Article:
Results 1 to 15 of 24

Thread: ASIAN FILM FESTIVAL Lincoln Center JUNE 29 - JULY 15, 2018

Hybrid View

  1. #1
    Join Date
    Jul 2002
    SF Bay Area

  2. #2
    Join Date
    Jul 2002
    SF Bay Area

    FULL LINEUP (58)
    Titles in bold are included in the Main Competition; the list excludes the surprise screening.
    CHINA (7)
    Co-presented with Confucius Institute Headquarters and China Institute
    – Dude’s Manual (Kevin Ko, 2018)
    – End of Summer (Zhou Quan, 2017) – New York Premiere
    – The Ex-Files 3: The Return of the Exes (Tian Yusheng, 2017)
    – Looking for Lucky (Jiang Jiachen, 2018) – International Premiere
    The Looming Storm (Dong Yue, 2017) – North American Premiere
    – Old Beast (Zhou Ziyang, 2017) – New York Premiere
    – Wrath of Silence (Xin Yukun, 2017) – New York Premiere

    Presented with the support of Hong Kong Economic and Trade Office in New York
    – Beast Stalker (Dante Lam, 2008) – Tribute to Dante Lam
    – The Big Call (Oxide Pang, 2017) – North American Premiere
    – The Brink (Jonathan Li, 2017) – New York Premiere
    – The Empty Hands (Chapman To, 2018) – New York Premiere
    – House of the Rising Sons (Antony Chan, 2018) – World Premiere
    Men on the Dragon (Sunny Chan, 2018) – World Premiere
    – Operation Red Sea (Dante Lam, 2018) – Tribute to Dante Lam
    – Paradox (Wilson Yip, 2017) – New York Premiere
    – Unbeatable (Dante Lam, 2003) – Tribute to Dante Lam

    – Buffalo Boys (Mike Wiluan, 2018) – US Premiere

    JAPAN (14)
    Blood of Wolves (Shiraishi Kazuya, 2018) – North American Premiere
    – Dynamite Graffiti (Tominaga Masanori, 2018) – North American Premiere
    – The Hungry Lion (Ogata Takaomi, 2017) – North American Premiere
    – Inuyashiki (Sato Shinsuke, 2018) – North American Premiere
    – Kakekomi (Harada Masato, 2015) – Tribute to Harada Masato, New York Premiere
    – Kamikaze Taxi (Harada Masato, 1995) – Tribute to Harada Masato
    Liverleaf (Naito Eisuke, 2018) – North American Premiere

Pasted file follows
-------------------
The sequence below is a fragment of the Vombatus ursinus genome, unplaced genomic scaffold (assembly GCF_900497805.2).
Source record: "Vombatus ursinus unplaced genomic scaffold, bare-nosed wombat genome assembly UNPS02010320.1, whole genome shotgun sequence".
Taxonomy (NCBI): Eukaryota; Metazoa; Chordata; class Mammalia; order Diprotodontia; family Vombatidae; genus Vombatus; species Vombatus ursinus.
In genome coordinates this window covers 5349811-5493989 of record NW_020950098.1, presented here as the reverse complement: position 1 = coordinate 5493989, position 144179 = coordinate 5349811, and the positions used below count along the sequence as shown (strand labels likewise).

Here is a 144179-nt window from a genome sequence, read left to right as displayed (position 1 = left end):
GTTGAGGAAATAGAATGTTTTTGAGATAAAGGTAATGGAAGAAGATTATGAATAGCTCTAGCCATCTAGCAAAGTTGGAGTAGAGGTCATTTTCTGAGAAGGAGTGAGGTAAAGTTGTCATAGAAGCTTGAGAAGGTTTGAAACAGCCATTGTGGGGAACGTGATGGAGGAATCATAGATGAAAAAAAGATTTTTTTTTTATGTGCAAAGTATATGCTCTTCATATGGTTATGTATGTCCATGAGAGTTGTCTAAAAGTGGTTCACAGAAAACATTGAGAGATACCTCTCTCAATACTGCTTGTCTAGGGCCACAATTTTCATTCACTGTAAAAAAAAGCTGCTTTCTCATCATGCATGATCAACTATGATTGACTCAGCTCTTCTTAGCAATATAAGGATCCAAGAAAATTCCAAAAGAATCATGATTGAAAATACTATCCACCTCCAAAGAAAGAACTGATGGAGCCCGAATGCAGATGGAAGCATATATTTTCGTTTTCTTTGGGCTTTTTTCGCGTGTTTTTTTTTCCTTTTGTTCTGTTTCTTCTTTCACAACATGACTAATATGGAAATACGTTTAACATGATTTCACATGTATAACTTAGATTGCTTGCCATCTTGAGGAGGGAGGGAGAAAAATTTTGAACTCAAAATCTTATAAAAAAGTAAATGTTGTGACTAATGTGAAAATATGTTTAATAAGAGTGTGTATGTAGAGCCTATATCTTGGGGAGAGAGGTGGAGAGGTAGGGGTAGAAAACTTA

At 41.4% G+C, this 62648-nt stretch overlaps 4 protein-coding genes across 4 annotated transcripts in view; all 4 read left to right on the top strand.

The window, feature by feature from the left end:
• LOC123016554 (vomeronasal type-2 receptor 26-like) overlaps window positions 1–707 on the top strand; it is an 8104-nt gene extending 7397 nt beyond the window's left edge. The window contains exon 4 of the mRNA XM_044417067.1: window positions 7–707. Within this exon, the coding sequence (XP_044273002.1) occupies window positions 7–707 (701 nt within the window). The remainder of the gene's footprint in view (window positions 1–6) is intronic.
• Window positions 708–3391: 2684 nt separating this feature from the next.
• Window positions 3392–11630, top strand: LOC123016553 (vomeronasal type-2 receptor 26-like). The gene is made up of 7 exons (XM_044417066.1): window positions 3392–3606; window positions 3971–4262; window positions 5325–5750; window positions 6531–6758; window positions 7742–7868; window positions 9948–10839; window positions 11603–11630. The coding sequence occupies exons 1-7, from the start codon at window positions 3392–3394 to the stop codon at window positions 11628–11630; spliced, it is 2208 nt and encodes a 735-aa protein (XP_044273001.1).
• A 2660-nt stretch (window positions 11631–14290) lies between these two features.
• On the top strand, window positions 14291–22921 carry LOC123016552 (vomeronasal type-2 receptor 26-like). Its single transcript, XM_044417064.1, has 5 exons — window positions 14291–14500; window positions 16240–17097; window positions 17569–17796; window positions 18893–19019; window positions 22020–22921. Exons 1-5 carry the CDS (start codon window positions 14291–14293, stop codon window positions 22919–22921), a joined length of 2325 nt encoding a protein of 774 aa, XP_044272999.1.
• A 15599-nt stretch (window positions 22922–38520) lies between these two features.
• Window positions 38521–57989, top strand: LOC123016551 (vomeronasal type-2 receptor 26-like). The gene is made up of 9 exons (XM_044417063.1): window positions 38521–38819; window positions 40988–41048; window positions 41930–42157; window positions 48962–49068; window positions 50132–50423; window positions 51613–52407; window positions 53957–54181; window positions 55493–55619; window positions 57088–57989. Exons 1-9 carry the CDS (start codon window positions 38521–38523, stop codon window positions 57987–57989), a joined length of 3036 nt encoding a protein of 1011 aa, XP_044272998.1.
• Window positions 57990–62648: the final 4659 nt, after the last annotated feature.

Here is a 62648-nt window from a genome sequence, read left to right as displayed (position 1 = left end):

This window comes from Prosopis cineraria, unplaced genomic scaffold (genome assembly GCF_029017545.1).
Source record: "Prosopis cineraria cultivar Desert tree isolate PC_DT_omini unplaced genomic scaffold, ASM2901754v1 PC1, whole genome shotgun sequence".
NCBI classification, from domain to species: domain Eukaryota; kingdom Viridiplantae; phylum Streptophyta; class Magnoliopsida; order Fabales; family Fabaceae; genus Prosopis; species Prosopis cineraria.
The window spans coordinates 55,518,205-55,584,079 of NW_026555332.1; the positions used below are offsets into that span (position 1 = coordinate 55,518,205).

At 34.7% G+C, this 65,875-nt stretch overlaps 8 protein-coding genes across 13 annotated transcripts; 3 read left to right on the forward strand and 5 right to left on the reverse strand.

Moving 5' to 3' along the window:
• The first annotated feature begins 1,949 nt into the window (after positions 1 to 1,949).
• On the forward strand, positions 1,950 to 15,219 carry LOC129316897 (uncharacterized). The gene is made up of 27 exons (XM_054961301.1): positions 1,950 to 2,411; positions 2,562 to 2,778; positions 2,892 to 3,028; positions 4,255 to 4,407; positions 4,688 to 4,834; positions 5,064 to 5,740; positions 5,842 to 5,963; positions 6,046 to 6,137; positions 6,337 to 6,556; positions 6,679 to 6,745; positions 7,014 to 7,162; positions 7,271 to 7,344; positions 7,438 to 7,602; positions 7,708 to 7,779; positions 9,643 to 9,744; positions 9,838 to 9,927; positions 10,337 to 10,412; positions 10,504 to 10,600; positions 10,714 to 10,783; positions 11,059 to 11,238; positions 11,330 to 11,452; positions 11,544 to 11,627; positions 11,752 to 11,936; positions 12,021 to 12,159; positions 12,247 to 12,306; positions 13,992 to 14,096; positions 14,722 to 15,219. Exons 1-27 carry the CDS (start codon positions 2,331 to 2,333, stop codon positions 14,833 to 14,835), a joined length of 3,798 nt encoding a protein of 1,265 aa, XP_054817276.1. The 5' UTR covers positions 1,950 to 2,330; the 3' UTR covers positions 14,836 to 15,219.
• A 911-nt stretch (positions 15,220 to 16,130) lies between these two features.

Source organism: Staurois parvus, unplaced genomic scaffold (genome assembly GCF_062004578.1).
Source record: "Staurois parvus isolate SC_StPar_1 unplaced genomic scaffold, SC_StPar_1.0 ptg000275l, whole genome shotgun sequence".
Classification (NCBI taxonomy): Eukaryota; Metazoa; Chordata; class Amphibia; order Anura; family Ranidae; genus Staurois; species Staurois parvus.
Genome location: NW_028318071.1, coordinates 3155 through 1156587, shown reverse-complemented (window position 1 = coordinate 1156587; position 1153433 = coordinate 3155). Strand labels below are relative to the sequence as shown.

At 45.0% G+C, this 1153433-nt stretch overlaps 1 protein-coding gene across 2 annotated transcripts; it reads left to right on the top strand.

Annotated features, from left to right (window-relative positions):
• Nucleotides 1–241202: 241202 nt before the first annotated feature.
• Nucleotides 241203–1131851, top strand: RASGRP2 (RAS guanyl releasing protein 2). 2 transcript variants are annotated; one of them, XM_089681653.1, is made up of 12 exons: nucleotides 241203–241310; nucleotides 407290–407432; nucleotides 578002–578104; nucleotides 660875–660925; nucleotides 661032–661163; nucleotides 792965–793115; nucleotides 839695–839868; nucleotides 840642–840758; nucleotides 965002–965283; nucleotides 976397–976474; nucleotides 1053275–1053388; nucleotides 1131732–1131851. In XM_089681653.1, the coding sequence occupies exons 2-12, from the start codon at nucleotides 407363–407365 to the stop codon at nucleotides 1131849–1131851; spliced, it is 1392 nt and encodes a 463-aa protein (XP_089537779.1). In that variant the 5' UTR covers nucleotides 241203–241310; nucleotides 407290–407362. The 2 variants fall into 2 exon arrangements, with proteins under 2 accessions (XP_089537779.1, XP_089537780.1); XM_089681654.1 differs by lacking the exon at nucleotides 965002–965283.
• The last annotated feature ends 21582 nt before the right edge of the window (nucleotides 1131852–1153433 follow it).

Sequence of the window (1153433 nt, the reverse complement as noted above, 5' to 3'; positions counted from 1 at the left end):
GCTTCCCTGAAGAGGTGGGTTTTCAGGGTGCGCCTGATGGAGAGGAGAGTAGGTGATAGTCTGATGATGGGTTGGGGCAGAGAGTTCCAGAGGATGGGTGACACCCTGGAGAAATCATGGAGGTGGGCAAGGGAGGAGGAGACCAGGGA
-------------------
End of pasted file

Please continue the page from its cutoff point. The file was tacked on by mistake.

– Midnight Bus (Takeshita Masao, 2017) – North American Premiere
    – One Cut of the Dead (Ueda Shinichiro, 2018) – North American Premiere
    – River’s Edge (Yukisada Isao, 2018) – North American Premiere
    – The Scythian Lamb (Yoshida Daihachi, 2017) – New York Premiere
    – Sekigahara (Harada Masato, 2017) – Tribute to Harada Masato, New York Premiere
    – Smokin’ on the Moon (Kanata Wolf, 2017) – International Premiere
    – The Third Murder (Kore-eda Hirokazu, 2017) – New York Premiere

    MALAYSIA (2)
    Crossroads: One Two Jaga (Nam Ron, 2018) – North American Premiere
    – Dukun (Dain Said, 2018) – International Premiere

    – BuyBust (Erik Matti, 2018) – Tribute to Erik Matti, World Premiere
    – Neomanila (Mikhail Red, 2017) – New York Premiere
    – On the Job (Erik Matti, 2013) – Tribute to Erik Matti
    Respeto (Treb Monteras, 2017) – North American Premiere
    – Sid & Aya: Not a Love Story (Irene Villamor, 2018) – New York Premiere
    – We Will Not Die Tonight (Richard Somes, 2018) – World Premiere

    SOUTH KOREA (10)
    – 1987: When the Day Comes (Jang Joon-hwan, 2017)
    – After My Death (Kim Ui-seok, 2017) – North American Premiere
    – The Age of Blood (Kim Hong-sun, 2017) – International premiere
    – Counters (Lee Il-ha, 2017) – North American Premiere
    – Hit the Night (Jeong Ga-young, 2017) – North American Premiere
    – I Can Speak (Kim Hyeon-seok, 2017)
    – Little Forest (Yim Soon-rye, 2018) – New York Premiere
    Microhabitat (Jeon Go-woon, 2017) – North American Premiere
    – The Return (Malene Choi, 2018) – East Coast Premiere
    – What a Man Wants (Lee Byeong-hun, 2018)

    TAIWAN (5)
    – Gatao 2: Rise of the King (Yen Cheng-kuo, 2018) – North American Premiere
    – The Last Verse (Tseng Ying-ting, 2017) – New York Premiere
    – Missing Johnny (Huang Xi, 2017) – New York Premiere
    – On Happiness Road (Sung Hsin-yin, 2017) – North American Premiere
    – The Bold, the Corrupt and the Beautiful (Yang Ya-che, 2017) – New York Premiere

    THAILAND (3)